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For African Americans, finding genealogy records and documents that tell a complete and full story can be a daunting task - until now.

With websites like Ancestry.com and 23andme.com becoming more popular and widely used, the desire to learn more about family histories and genealogy is high. 

But, for African American families, these services don't always paint a complete picture.

"I think when you understand who you are, there's more self-value," said Nelson County Library Director Sharon Shanks. "And, I think it’s really important now with all of the things that are coming from every direction of media, every source, that people understand who they really are. It can give you strength."

Shanks is the first African-American library director in the state of Kentucky. And, she knows first-hand the value of genealogy. 

With the help of the county's head genealogist, Ellen Smith, Shanks has been able to trace her family back to what is believed to be the Nelson County home where her ancestors were enslaved.

In her work, Smith researches everything from financial documents to newspaper clippings to piece together family histories. With the right guidance and direction, she said others can also have similar successes.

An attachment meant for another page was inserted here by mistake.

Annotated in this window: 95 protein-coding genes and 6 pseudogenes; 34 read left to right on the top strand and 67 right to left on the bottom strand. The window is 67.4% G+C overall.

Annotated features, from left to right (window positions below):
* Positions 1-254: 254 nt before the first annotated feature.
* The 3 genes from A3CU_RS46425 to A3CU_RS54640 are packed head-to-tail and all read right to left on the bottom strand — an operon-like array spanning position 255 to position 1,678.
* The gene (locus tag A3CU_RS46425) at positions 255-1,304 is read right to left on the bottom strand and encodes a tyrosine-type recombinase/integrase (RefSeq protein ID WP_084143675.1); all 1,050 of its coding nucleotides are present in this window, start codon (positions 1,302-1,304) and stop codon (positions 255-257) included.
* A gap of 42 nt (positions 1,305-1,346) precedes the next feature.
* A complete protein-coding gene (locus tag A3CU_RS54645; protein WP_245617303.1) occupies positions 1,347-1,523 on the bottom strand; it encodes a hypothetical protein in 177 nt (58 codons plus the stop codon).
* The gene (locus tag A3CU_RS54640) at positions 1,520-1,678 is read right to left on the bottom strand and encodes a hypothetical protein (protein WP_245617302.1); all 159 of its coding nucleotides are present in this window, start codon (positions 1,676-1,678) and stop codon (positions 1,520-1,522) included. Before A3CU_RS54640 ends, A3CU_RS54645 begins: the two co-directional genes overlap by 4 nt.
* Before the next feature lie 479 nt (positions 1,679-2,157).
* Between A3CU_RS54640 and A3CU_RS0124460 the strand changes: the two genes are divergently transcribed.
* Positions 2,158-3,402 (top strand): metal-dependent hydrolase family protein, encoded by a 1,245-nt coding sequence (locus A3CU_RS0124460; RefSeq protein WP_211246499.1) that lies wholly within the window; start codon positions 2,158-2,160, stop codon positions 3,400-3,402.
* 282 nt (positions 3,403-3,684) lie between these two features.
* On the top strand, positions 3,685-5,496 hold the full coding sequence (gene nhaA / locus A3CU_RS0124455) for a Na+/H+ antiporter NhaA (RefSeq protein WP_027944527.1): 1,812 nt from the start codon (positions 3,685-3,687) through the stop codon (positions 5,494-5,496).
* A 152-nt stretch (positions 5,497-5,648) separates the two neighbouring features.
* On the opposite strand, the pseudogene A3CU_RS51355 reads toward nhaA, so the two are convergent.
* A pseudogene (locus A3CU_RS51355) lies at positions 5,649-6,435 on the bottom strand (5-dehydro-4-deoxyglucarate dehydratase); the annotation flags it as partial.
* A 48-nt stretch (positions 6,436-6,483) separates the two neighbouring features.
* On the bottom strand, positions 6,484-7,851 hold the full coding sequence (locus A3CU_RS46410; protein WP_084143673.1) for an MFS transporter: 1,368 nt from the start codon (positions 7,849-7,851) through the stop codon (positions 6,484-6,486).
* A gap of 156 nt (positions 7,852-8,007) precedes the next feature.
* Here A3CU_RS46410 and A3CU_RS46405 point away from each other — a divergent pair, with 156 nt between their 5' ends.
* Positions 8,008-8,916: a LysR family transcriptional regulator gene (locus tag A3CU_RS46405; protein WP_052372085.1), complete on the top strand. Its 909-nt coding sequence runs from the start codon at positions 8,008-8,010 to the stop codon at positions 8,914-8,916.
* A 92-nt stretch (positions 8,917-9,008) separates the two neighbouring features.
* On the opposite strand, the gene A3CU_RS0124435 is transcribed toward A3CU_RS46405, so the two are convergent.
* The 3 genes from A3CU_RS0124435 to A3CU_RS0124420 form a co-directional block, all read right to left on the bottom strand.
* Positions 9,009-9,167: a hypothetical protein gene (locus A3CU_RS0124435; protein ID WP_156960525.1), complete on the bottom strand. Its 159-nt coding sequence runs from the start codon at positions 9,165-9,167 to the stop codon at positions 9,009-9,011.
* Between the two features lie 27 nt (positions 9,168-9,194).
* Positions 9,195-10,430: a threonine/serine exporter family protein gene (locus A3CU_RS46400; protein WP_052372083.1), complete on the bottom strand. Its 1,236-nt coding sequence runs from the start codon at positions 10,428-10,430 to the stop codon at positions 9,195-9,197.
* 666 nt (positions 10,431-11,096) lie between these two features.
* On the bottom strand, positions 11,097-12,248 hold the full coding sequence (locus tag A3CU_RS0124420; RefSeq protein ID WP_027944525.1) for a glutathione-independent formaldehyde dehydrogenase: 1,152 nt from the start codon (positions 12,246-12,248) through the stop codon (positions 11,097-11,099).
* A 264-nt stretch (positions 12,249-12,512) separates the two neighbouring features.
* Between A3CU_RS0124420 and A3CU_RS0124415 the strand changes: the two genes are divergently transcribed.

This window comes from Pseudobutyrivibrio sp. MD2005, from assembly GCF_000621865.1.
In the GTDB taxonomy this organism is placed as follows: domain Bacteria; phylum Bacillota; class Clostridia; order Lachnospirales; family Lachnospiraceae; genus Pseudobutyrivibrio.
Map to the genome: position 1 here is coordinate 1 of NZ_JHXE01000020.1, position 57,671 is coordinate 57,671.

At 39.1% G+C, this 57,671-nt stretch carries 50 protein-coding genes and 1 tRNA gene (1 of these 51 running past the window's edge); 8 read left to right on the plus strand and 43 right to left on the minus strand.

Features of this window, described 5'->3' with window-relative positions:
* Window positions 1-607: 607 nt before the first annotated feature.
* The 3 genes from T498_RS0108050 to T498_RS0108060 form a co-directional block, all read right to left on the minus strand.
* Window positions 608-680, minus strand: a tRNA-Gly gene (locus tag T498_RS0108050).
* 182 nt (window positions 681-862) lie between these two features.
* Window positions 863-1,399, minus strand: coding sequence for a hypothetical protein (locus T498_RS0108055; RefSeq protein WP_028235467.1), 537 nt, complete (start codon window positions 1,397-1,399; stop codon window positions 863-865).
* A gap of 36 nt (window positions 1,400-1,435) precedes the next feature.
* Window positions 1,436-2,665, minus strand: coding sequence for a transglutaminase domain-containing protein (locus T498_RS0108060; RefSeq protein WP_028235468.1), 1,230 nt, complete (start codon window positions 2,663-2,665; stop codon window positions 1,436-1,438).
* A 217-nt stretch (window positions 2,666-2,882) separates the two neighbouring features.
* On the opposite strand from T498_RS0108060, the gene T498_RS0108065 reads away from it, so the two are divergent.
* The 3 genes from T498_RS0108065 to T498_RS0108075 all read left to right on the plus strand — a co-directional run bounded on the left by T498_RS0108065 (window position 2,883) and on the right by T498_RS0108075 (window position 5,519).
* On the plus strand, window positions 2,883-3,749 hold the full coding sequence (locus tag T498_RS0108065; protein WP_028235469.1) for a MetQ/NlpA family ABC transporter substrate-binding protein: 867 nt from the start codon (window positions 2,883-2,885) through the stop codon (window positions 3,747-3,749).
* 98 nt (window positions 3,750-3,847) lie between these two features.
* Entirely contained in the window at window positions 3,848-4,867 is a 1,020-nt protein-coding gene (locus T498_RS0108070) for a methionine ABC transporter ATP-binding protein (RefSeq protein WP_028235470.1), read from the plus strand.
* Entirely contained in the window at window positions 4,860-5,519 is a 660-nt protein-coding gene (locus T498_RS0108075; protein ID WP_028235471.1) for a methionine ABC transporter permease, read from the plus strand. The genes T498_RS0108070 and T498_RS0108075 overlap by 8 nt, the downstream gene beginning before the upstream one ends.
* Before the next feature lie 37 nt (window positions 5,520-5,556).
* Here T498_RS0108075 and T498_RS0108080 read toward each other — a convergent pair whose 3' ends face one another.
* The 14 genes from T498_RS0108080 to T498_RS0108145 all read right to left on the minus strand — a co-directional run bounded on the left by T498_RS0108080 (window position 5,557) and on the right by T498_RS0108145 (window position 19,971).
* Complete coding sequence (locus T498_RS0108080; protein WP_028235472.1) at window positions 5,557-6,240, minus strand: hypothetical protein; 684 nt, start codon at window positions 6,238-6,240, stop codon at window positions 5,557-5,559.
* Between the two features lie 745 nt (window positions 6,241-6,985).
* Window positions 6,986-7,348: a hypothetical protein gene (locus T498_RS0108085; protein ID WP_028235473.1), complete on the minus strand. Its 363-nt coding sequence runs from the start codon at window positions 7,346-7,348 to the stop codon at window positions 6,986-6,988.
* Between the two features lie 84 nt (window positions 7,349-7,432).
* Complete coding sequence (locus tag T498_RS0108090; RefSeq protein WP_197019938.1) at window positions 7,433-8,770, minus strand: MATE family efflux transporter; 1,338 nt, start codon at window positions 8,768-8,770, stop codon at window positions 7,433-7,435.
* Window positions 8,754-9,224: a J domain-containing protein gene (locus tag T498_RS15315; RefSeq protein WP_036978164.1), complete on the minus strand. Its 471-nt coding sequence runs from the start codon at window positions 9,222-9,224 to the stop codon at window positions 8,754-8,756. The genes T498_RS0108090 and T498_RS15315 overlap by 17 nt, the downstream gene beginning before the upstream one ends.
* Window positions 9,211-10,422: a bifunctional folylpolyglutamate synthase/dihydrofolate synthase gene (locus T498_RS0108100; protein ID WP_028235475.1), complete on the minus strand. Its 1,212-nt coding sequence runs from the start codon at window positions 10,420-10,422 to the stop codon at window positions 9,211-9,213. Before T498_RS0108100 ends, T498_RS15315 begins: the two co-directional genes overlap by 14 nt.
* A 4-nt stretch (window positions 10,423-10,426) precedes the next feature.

Smith said the first step in any genealogy journey is to interview family members. The key is to ask questions about relatives, marriages, adoptions, divorces, property ownership, etc. This information will help inform your next steps.

While Ancestry.com and 23andme.com are helpful, they do come with a cost. But, familysearch.org is a free resource that should be part of your toolkit.

You can also visit your local library, county clerk’s office, or your state’s department of libraries and archives. Some counties also have free-standing archives that may be helpful as well. These types of searches can uncover slave emancipation documents, purchase and sell documents, church baptism records, newspaper classifieds searching for runaway slaves, and slave ownership records.

You can find a sample of some of these documents here.

The African-American Genealogy Group of Kentucky is also a good resource. The organization was formed in January 2011 by eleven researchers in preserving the history of Kentucky’s African American generations and telling the “other” side of the story.

You can also contact Ellen Smith in the genealogy department at the Nelson County Public Library for information.